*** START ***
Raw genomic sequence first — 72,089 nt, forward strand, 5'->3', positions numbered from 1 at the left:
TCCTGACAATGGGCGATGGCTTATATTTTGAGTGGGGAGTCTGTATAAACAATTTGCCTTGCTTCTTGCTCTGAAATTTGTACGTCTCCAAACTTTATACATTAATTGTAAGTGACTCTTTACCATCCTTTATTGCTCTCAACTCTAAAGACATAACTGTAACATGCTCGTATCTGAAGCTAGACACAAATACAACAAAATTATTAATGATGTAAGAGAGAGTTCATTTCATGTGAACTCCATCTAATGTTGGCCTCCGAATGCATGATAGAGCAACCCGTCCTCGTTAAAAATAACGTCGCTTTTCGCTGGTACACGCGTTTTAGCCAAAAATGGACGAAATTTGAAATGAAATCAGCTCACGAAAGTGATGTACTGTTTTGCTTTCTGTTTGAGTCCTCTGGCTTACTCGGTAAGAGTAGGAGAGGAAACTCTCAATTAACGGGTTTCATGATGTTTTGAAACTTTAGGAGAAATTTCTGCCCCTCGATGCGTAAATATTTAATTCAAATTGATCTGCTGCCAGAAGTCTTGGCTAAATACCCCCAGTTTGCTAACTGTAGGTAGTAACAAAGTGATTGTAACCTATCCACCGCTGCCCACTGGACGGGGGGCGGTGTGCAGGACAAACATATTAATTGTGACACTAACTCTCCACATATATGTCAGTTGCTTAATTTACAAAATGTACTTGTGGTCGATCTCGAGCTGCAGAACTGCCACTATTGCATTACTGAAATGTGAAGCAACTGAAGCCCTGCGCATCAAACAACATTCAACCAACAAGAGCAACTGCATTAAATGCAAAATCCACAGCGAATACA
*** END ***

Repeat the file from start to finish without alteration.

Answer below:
Raw genomic sequence first — 72,089 nt, forward strand, 5'->3', positions numbered from 1 at the left:
TCCTGACAATGGGCGATGGCTTATATTTTGAGTGGGGAGTCTGTATAAACAATTTGCCTTGCTTCTTGCTCTGAAATTTGTACGTCTCCAAACTTTATACATTAATTGTAAGTGACTCTTTACCATCCTTTATTGCTCTCAACTCTAAAGACATAACTGTAACATGCTCGTATCTGAAGCTAGACACAAATACAACAAAATTATTAATGATGTAAGAGAGAGTTCATTTCATGTGAACTCCATCTAATGTTGGCCTCCGAATGCATGATAGAGCAACCCGTCCTCGTTAAAAATAACGTCGCTTTTCGCTGGTACACGCGTTTTAGCCAAAAATGGACGAAATTTGAAATGAAATCAGCTCACGAAAGTGATGTACTGTTTTGCTTTCTGTTTGAGTCCTCTGGCTTACTCGGTAAGAGTAGGAGAGGAAACTCTCAATTAACGGGTTTCATGATGTTTTGAAACTTTAGGAGAAATTTCTGCCCCTCGATGCGTAAATATTTAATTCAAATTGATCTGCTGCCAGAAGTCTTGGCTAAATACCCCCAGTTTGCTAACTGTAGGTAGTAACAAAGTGATTGTAACCTATCCACCGCTGCCCACTGGACGGGGGGCGGTGTGCAGGACAAACATATTAATTGTGACACTAACTCTCCACATATATGTCAGTTGCTTAATTTACAAAATGTACTTGTGGTCGATCTCGAGCTGCAGAACTGCCACTATTGCATTACTGAAATGTGAAGCAACTGAAGCCCTGCGCATCAAACAACATTCAACCAACAAGAGCAACTGCATTAAATGCAAAATCCACAGCGAATACA